Samuel Johnson Woolf (1880-1948), Self-portrait, 1938. Charcoal and white chalk on paper. Graphic Arts collection 2006-02518
In December of 1949, The New York Times ran an article announcing a new exhibition at the Princeton University Library entitled “Drawn From Life: Original Portraits by S.J. Woolf.” Woolf had died of Lou Gehrig’s disease the year before and the show was undoubtedly organized by Elmer Adler (1884-1962), who also exhibited Woolf’s portraits in 1930 at his Pynson Printer’s gallery, located in the New York Times building.
“It represents three decades of Woolf’s activities in catching the celebrities of this generation in the mirror contrived by his pencil and his pen,” writes H. I. Brock. “The subjects are men and women famous in many walks of life…. And it is not less interesting because most of the portraits … were made originally for the [New York] Times .”
Brock’s only complaint was that Woolf’s most famous portrait, that of George Bernard Shaw, was not included. Days later, in a letter to the editor, Howard C. Rice, Jr. of Princeton’s Department of Rare Books & Special Collections reported that Mr. and Mrs. Bruce Colen of Holicong, PA had read the story and loaned the drawing, which they owned, to the University exhibition.
After the close of the exhibition, all the charcoal drawings were returned to Woolf’s widow. Now, over sixty years later, thanks to the generous gift of Sue Kessler Feld and Stuart P. Feld, Class of 1957, we again have a substantial collection of Woolf’s portraits. Here is a small selection.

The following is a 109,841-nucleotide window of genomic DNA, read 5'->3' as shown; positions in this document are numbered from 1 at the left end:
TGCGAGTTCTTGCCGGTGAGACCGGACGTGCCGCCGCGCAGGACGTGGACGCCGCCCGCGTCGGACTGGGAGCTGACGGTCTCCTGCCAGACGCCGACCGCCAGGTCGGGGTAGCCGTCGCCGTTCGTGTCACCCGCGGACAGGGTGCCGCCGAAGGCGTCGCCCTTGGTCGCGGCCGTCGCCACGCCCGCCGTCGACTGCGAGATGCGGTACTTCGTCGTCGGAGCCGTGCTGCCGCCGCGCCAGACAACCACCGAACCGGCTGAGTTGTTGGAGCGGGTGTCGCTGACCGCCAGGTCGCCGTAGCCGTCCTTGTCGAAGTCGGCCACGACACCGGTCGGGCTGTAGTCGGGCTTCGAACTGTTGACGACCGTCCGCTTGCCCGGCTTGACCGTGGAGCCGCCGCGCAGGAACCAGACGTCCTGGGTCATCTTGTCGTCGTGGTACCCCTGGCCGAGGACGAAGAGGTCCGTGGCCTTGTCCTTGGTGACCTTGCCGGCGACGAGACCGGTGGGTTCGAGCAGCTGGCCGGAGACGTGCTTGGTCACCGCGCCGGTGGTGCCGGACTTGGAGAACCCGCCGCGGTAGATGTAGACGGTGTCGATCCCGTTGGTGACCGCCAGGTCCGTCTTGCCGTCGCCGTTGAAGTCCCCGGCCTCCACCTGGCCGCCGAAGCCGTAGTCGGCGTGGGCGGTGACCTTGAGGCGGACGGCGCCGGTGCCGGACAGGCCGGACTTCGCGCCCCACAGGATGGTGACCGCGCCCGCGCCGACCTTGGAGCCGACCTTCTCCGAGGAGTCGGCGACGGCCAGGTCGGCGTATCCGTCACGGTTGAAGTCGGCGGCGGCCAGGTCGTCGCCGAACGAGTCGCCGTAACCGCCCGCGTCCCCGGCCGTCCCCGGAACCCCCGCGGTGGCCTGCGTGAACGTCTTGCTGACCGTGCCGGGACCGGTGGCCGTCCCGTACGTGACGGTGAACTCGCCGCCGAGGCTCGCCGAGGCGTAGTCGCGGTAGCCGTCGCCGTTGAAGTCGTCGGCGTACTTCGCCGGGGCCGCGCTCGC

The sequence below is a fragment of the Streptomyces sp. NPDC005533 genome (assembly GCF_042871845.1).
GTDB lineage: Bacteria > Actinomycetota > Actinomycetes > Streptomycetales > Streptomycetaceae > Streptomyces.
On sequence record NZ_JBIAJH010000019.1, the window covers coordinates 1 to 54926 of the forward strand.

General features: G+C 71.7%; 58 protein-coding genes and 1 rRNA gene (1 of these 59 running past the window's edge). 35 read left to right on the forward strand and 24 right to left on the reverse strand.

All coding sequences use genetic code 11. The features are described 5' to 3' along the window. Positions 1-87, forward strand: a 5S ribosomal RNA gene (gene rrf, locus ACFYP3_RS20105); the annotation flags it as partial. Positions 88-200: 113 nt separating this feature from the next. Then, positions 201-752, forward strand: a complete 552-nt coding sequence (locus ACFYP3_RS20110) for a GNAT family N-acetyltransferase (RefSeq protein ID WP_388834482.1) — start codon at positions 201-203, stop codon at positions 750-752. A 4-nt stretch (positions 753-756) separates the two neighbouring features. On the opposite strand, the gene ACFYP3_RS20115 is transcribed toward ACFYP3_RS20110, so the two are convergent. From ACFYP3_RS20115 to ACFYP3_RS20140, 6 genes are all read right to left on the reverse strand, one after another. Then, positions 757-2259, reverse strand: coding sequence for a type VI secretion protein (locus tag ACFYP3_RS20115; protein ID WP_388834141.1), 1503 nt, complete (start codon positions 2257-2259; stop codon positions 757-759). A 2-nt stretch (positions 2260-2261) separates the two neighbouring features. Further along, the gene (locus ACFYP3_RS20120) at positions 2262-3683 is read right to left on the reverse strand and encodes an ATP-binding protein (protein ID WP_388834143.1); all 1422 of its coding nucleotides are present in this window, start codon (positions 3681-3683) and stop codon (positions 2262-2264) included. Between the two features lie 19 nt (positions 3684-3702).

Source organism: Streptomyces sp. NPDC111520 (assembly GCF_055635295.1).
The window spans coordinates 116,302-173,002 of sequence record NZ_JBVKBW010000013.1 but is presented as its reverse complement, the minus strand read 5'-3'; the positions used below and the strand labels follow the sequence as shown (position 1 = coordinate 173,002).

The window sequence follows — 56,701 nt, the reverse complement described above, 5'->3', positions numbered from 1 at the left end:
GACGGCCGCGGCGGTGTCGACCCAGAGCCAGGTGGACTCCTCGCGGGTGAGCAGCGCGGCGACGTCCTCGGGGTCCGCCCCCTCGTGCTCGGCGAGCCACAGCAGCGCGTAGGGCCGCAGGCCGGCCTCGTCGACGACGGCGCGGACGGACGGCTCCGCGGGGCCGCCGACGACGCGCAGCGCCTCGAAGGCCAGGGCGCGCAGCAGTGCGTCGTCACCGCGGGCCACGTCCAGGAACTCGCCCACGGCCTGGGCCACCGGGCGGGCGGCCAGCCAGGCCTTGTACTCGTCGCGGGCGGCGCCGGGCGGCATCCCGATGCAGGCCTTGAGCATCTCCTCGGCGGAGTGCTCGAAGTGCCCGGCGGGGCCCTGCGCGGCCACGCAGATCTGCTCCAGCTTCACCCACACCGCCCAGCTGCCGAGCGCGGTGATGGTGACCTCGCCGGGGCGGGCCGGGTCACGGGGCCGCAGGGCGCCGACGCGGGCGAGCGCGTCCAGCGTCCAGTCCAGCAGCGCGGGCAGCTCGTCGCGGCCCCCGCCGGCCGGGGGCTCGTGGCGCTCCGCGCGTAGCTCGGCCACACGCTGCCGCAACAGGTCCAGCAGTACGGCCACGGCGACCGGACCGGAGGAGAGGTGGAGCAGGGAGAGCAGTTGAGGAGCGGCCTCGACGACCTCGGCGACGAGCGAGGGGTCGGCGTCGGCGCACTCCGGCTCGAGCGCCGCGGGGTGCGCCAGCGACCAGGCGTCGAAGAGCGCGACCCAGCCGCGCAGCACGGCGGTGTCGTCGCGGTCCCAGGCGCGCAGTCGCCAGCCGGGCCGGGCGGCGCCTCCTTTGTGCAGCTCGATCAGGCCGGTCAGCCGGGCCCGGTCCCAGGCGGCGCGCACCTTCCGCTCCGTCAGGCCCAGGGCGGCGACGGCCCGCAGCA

Aristide Briand (1862-1932). Served eleven terms as Prime Minister of France. Drawing published on the front page of The New York Times,
May 25, 1930.
Samuel John Gurney Hoare, 1st Viscount Templewood (1880-1959). British Foreign Minister; authored the Hoare-Laval Pact with French Prime Minister Pierre Laval. Published in Newsweek Aug. 31, 1935
Helen Rogers (Mrs. Ogden Mills) Reid, (1882-1970). President of The New York Herald Tribune; Herald Tribune Corporation; and Chairman of the Board. Published in Newsweek Nov. 23, 1935.
Edouard Herriot (1872-1957). French politician, served three times as Prime Minister and President of the Chamber of Deputies. Published in NY Herald Tribune, Feb. 17, 1929.
Hugh Gibson (1880-1948). American diplomat, active in Poland 1919-1924. Published in NYT Magazine, June 21, 1931.
Dr. Graeme M. Hammond (1858-1944). Neurologist and professor of nervous diseases at NYU Medical School. Published in NYT Magazine Mar. 13, 1938.
Margaret Grace Bondfield (1863-1935). English Labor politician, the first woman Cabinet Minister and one of the first three female Labor MPs. Published in NYT Magazine July 28, 1929.
Leonor Fresnel Loree (1858-1940). President of the Delaware & Hudson Railroad, among others. Chairmain of the Rutgers Board of Trustees Committee on New Jersey College for Women (now Douglass College). Published in Newsweek Sept. 14, 1935.
Evangeline Cory Booth (1865-1950). Founder of the British Salvation Army and later General of the United States Salvation Army. Raised over $12,000 for relief work after SF earthquake. Published in Newsweek Nov. 10, 1934.
Maude Royden (1876-1956). England’s most famous woman preacher and suffragist; first woman to receive a Doctor of Divinity. Published in Newsweek, Jan. 23, 1937.
J. Ramsay MacDonald (1866-1937). British politician who was the first Labor Prime Minister. Published in NY Herald Tribune Magazine, Sept. 1, 1929.